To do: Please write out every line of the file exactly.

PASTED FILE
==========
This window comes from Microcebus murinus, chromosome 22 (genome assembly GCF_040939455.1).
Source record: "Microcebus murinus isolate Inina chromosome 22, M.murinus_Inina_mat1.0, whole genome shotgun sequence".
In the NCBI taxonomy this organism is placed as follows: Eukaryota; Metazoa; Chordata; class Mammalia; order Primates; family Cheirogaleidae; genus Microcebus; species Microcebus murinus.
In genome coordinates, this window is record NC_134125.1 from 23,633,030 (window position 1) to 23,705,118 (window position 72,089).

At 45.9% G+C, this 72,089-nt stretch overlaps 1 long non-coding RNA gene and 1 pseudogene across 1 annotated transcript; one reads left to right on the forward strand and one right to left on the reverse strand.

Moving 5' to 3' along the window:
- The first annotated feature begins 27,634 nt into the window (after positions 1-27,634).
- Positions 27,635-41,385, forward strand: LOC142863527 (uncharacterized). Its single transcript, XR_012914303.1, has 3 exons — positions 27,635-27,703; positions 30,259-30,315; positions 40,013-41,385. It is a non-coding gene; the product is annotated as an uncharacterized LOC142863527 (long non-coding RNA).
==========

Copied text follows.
This window comes from Microcebus murinus, chromosome 22 (genome assembly GCF_040939455.1).
Source record: "Microcebus murinus isolate Inina chromosome 22, M.murinus_Inina_mat1.0, whole genome shotgun sequence".
In the NCBI taxonomy this organism is placed as follows: Eukaryota; Metazoa; Chordata; class Mammalia; order Primates; family Cheirogaleidae; genus Microcebus; species Microcebus murinus.
In genome coordinates, this window is record NC_134125.1 from 23,633,030 (window position 1) to 23,705,118 (window position 72,089).

At 45.9% G+C, this 72,089-nt stretch overlaps 1 long non-coding RNA gene and 1 pseudogene across 1 annotated transcript; one reads left to right on the forward strand and one right to left on the reverse strand.

Moving 5' to 3' along the window:
- The first annotated feature begins 27,634 nt into the window (after positions 1-27,634).
- Positions 27,635-41,385, forward strand: LOC142863527 (uncharacterized). Its single transcript, XR_012914303.1, has 3 exons — positions 27,635-27,703; positions 30,259-30,315; positions 40,013-41,385. It is a non-coding gene; the product is annotated as an uncharacterized LOC142863527 (long non-coding RNA).